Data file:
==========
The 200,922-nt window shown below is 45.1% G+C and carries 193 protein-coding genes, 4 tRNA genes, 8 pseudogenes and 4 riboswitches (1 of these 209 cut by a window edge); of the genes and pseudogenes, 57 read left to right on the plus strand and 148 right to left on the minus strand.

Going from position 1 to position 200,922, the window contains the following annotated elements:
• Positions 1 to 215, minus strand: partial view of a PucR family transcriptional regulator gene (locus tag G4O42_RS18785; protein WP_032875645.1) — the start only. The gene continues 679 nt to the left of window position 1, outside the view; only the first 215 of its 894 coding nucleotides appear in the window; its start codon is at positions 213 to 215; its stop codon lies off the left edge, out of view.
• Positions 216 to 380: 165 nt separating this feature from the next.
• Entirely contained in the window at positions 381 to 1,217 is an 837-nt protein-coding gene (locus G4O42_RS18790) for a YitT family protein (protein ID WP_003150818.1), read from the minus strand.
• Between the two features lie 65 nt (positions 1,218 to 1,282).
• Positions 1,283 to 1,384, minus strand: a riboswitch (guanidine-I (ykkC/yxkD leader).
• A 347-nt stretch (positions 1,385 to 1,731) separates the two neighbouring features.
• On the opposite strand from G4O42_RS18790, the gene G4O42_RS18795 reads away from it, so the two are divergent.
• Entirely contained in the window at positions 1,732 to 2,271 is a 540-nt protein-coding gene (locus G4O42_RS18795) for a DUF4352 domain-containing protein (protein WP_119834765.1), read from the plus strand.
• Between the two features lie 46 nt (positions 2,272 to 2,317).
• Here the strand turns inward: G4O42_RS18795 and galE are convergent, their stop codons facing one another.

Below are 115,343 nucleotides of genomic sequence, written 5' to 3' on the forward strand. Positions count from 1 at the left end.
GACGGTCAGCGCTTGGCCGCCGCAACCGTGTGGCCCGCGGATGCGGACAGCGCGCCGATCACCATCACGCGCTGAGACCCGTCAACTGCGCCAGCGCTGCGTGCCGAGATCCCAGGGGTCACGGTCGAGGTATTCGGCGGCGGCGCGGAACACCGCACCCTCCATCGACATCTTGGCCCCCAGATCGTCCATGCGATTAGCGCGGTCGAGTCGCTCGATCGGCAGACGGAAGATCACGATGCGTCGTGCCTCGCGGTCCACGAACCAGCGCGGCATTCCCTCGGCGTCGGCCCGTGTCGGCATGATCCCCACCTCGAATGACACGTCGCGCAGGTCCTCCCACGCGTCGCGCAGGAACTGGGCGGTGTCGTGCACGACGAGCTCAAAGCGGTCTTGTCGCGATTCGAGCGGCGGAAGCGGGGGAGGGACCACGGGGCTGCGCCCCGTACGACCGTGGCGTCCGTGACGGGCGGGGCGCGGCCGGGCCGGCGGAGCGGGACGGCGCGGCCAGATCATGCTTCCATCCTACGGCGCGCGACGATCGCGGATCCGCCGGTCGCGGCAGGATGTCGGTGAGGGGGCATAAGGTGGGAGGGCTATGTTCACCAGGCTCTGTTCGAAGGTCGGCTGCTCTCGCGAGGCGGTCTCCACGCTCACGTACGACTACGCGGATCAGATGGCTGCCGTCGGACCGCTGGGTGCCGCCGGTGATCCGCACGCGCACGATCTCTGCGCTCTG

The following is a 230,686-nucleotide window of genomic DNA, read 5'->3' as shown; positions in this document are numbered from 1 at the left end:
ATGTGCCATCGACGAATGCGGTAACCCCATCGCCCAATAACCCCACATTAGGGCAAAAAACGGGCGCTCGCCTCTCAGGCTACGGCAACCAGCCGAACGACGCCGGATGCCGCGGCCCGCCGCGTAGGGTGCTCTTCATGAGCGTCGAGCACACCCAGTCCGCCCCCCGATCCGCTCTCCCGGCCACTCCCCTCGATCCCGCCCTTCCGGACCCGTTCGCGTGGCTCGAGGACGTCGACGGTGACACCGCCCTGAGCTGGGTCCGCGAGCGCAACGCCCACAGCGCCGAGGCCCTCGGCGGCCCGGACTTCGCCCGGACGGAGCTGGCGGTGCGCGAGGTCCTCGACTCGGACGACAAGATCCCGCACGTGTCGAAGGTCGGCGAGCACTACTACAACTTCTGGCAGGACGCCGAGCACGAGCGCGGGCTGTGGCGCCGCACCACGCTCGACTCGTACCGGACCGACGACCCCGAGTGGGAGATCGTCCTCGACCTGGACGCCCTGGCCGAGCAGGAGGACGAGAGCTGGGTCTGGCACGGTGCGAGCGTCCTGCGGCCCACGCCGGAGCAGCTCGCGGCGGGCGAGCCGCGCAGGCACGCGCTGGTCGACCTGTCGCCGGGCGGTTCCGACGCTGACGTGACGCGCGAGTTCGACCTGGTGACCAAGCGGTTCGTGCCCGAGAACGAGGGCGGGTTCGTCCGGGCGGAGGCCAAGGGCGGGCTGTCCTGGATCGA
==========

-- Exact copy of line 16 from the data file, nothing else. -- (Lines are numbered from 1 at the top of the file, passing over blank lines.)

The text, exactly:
ATGTGCCATCGACGAATGCGGTAACCCCATCGCCCAATAACCCCACATTAGGGCAAAAAACGGGCGCTCGCCTCTCAGGCTACGGCAACCAGCCGAACGACGCCGGATGCCGCGGCCCGCCGCGTAGGGTGCTCTTCATGAGCGTCGAGCACACCCAGTCCGCCCCCCGATCCGCTCTCCCGGCCACTCCCCTCGATCCCGCCCTTCCGGACCCGTTCGCGTGGCTCGAGGACGTCGACGGTGACACCGCCCTGAGCTGGGTCCGCGAGCGCAACGCCCACAGCGCCGAGGCCCTCGGCGGCCCGGACTTCGCCCGGACGGAGCTGGCGGTGCGCGAGGTCCTCGACTCGGACGACAAGATCCCGCACGTGTCGAAGGTCGGCGAGCACTACTACAACTTCTGGCAGGACGCCGAGCACGAGCGCGGGCTGTGGCGCCGCACCACGCTCGACTCGTACCGGACCGACGACCCCGAGTGGGAGATCGTCCTCGACCTGGACGCCCTGGCCGAGCAGGAGGACGAGAGCTGGGTCTGGCACGGTGCGAGCGTCCTGCGGCCCACGCCGGAGCAGCTCGCGGCGGGCGAGCCGCGCAGGCACGCGCTGGTCGACCTGTCGCCGGGCGGTTCCGACGCTGACGTGACGCGCGAGTTCGACCTGGTGACCAAGCGGTTCGTGCCCGAGAACGAGGGCGGGTTCGTCCGGGCGGAGGCCAAGGGCGGGCTGTCCTGGATCGA